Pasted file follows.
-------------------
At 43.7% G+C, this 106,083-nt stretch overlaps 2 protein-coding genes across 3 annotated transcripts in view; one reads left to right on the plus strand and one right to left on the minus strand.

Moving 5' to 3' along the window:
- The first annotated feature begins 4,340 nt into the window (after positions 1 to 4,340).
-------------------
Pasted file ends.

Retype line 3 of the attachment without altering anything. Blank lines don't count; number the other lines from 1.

- The first annotated feature begins 4,340 nt into the window (after positions 1 to 4,340).